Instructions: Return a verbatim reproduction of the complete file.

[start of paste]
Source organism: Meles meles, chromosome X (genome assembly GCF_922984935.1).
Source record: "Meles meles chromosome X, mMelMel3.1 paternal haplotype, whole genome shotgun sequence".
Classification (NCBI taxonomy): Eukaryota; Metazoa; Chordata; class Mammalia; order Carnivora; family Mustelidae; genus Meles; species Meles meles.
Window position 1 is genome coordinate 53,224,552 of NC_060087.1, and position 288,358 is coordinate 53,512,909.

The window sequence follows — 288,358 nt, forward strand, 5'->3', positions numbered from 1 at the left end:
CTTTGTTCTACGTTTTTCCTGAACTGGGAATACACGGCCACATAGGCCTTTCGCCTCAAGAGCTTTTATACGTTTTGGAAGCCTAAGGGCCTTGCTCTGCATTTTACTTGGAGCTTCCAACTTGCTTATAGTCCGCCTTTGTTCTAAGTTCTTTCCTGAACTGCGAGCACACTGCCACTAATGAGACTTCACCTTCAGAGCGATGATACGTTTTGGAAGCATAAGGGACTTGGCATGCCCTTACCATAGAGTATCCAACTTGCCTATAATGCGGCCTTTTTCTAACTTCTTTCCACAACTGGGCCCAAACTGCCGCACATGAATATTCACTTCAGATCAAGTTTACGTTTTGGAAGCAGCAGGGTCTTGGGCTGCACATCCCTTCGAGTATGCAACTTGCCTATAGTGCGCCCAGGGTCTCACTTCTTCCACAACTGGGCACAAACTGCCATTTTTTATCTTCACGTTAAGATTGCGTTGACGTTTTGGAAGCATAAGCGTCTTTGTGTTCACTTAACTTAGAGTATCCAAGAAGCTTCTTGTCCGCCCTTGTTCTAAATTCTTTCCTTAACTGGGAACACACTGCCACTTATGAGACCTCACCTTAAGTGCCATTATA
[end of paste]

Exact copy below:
Source organism: Meles meles, chromosome X (genome assembly GCF_922984935.1).
Source record: "Meles meles chromosome X, mMelMel3.1 paternal haplotype, whole genome shotgun sequence".
Classification (NCBI taxonomy): Eukaryota; Metazoa; Chordata; class Mammalia; order Carnivora; family Mustelidae; genus Meles; species Meles meles.
Window position 1 is genome coordinate 53,224,552 of NC_060087.1, and position 288,358 is coordinate 53,512,909.

The window sequence follows — 288,358 nt, forward strand, 5'->3', positions numbered from 1 at the left end:
CTTTGTTCTACGTTTTTCCTGAACTGGGAATACACGGCCACATAGGCCTTTCGCCTCAAGAGCTTTTATACGTTTTGGAAGCCTAAGGGCCTTGCTCTGCATTTTACTTGGAGCTTCCAACTTGCTTATAGTCCGCCTTTGTTCTAAGTTCTTTCCTGAACTGCGAGCACACTGCCACTAATGAGACTTCACCTTCAGAGCGATGATACGTTTTGGAAGCATAAGGGACTTGGCATGCCCTTACCATAGAGTATCCAACTTGCCTATAATGCGGCCTTTTTCTAACTTCTTTCCACAACTGGGCCCAAACTGCCGCACATGAATATTCACTTCAGATCAAGTTTACGTTTTGGAAGCAGCAGGGTCTTGGGCTGCACATCCCTTCGAGTATGCAACTTGCCTATAGTGCGCCCAGGGTCTCACTTCTTCCACAACTGGGCACAAACTGCCATTTTTTATCTTCACGTTAAGATTGCGTTGACGTTTTGGAAGCATAAGCGTCTTTGTGTTCACTTAACTTAGAGTATCCAAGAAGCTTCTTGTCCGCCCTTGTTCTAAATTCTTTCCTTAACTGGGAACACACTGCCACTTATGAGACCTCACCTTAAGTGCCATTATA